Listen to adolescents

Indeed, some of these policy gaps and policy failures are due to the fact that young people lack voice and representation in decision-making settings of all kinds. While they will face the consequences of decisions and non-decisions of policymakers, they are all too rarely consulted about the issues that affect them, the environment being a particularly stark example. In this and many other areas, the continuing toll of inaction in addressing young people’s needs and aspirations only deepens the sense of disappointment, alienation, and frustration that many feel. It is hardly surprising that young people have been taking to the streets in numbers in many different parts of the world to demand more policy action on environmental issues, and on government corruption, while women and young men have repeatedly protested against sexual violence and demanded their reproductive rights. While this activism is welcome, it clearly indicates the need for more inclusive approaches, including more consultation with, and representation of, young people in the policy debates of our times, engaging more directly with their aspirations and needs. Young people’s energy and creativity should be celebrated and encouraged, and seen as the key to transformative change.

If policymakers have begun to focus on young people, we need to ask them: are they addressing the problems faced by adolescents and what are the lessons learned so far?  Research is sparse but it is at last under way and accumulating, though more is needed, as is disaggregated age and sex data. New research builds on the greater awareness of changing life cycle needs and shows that well designed interventions to help adolescents at this critical time of their lives can have major positive impacts, mitigating the risks they face and at the same time enhancing their life chances. It also shows the need for a more holistic and positive approach to adolescence, one that does not demonise the young, that listens to their needs, encourages their participation in public life, and develops integrated policy interventions into a workable joined-up set of approaches. We are far from being there yet.

How can social protection be more responsive to adolescent needs?

Social protection is an essential building block for households from which adolescent members can benefit in the following ways:

1. Cash transfers (CTs) reduce household poverty which in turn leads to:

  • Increased household consumption and nutrition
  • Reduced child labour
  • Increased school enrolment and attendance
  • Increased confidence and self-esteem among recipients

 2. Going Further

  • Where social protection programmes have clear social equality goals and are accompanied by relevant services, the chance of more significant changes, especially for the most vulnerable (girls, women, disabled, sexual, ethnic and religious minorities,) is greater.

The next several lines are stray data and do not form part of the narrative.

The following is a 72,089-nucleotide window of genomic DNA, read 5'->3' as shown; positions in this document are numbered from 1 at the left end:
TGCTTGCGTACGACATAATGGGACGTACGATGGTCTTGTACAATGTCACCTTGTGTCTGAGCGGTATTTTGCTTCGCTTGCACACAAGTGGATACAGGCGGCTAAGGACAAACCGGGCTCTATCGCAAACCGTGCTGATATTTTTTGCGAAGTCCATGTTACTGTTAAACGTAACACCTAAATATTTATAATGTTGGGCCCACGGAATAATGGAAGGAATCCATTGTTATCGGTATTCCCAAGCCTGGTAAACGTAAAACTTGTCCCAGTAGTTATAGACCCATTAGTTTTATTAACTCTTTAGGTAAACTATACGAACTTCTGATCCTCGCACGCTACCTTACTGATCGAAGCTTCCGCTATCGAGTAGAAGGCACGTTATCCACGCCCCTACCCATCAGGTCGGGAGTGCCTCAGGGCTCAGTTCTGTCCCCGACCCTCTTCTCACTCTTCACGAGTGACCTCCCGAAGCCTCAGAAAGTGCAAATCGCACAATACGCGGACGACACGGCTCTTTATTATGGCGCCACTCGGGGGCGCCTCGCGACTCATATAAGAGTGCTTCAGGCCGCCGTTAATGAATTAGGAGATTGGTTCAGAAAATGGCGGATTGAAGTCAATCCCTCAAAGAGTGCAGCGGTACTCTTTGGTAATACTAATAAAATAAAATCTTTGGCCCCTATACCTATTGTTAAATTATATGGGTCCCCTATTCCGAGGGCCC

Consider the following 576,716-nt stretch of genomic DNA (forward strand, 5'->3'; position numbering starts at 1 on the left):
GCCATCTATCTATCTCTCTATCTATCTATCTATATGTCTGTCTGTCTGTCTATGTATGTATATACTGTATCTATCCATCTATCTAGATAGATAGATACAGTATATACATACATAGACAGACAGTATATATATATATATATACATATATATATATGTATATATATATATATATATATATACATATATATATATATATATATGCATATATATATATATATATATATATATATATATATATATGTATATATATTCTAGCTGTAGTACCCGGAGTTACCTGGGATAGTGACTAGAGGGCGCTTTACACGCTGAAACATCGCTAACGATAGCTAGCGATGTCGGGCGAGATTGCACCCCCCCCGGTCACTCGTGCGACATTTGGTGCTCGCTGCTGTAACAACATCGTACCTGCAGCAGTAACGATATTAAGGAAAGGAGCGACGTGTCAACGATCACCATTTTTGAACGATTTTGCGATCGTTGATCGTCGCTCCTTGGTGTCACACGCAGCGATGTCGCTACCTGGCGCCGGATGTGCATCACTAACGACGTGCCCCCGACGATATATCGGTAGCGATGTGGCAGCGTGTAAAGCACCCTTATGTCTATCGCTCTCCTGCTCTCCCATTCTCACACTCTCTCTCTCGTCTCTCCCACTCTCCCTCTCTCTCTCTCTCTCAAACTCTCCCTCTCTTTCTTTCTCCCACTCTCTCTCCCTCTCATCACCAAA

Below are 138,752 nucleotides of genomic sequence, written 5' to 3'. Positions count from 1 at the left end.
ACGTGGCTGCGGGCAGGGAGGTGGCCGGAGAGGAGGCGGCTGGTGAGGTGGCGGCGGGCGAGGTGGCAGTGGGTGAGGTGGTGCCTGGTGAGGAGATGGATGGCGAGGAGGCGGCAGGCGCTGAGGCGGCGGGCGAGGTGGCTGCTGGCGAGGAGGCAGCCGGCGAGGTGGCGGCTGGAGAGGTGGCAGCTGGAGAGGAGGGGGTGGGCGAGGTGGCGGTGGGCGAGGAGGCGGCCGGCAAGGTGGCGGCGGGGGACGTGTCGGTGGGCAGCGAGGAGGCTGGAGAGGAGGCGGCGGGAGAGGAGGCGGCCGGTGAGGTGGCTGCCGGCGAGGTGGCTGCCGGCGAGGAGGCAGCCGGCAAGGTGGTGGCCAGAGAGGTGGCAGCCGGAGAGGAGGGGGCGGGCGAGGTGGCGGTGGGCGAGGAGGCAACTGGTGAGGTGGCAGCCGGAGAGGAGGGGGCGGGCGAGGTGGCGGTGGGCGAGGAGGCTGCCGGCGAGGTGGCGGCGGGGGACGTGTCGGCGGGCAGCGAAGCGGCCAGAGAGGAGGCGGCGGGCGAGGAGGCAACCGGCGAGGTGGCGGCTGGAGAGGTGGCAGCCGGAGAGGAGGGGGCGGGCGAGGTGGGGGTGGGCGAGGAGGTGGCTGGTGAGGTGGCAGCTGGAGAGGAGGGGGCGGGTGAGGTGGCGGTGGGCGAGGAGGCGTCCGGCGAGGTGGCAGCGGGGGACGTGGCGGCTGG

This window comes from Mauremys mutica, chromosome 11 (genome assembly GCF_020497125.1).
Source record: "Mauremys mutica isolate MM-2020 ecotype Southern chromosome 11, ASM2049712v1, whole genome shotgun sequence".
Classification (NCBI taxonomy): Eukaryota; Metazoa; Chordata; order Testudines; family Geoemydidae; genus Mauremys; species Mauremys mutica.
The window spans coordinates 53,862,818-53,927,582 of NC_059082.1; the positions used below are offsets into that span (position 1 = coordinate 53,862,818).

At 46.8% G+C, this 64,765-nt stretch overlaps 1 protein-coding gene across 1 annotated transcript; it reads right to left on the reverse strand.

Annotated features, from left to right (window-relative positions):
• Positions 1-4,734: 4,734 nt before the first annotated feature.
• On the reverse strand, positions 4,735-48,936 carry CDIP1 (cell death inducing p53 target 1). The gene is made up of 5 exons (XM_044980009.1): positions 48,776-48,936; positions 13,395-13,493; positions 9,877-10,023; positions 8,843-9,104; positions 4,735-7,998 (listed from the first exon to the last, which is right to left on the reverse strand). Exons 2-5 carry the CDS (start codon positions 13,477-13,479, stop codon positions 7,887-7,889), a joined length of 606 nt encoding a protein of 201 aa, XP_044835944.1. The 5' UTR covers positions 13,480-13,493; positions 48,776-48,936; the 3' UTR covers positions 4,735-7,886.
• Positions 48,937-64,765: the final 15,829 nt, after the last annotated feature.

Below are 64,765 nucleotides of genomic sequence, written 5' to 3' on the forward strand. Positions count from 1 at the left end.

• Empowering women has a positive effect on children, including creating positive role models and changing attitudes towards girls and women by men.

3. Cash transfers could do more:

  • Include adolescents in CT programme activities and services where appropriate:
  • Allow them access to health services. These are vital for adolescents but few clinics that service mothers and babies are open to adolescents and there are almost no services for mental health, which can be a major problem among  young people.
  • Offer training/skills and (if needed) literacy sessions
  • Include adolescents in parenting, child health, gender-based violence, sexual and reproductive health and relationship sessions
  • Ensure that programme design does not reinforce unequal gender roles in the household. Changing parents’ behaviours and attitudes sends important messages to children
  • Avoid treating mothers and daughters as exclusively responsible for caring, by eg. imposing heavy conditionalities, and excluding men from parenting/child health sessions.
  • Collect sex and age disaggregated data on recipients

4. Transformative interventions for adolescents:

  • Cash transfers can promote positive values and incentives to bring about changes in norms and behaviour by:
  • Providing extra cash incentives for families with girls to boost school attendance
  • Allowing any conditionalities to be carried out by male members in the household.
  • Complementary services, like skills training, should provide imaginative, gender equal, and transformational skills to programme beneficiaries, including use of ICT and financial competence.
  • Affordable, free childcare can allow daughters, as well as mothers, to access income or skill generating activities.
  • Creating effective feedback, participation, and consultation mechanisms for adolescents, and including them in social accountability exercises.
  • Working with boys, men and parents to change attitudes and tackle ‘dysfunctional masculinity’. In Kenya, ‘no means no’ consent classes reduced rape by 50%.
  • Support families to change attitudes eg the Adolescent Girls Empowerment programme in Zambia works through inclusive community-based programmes.
  • Working with ICT to reduce risks and enhance opportunities for young people.
  • Boys only and girls only clubs or spaces allow discussion of difficult issues they are facing, including GBV, FGM, STDs, HIV, and substance abuse risks.

5. Policymaking:

  • Strengthen policy and programme focus on adolescents
  • Policies must be gender-focused and pro-equality
  • Identify clear context-based priorities
  • Provide adolescents with voice and representation in policy processes and at project level
  • Improve data collection on adolescents disaggregated by sex
  • Policies need to be joined up, cross ministry, particularly in education and health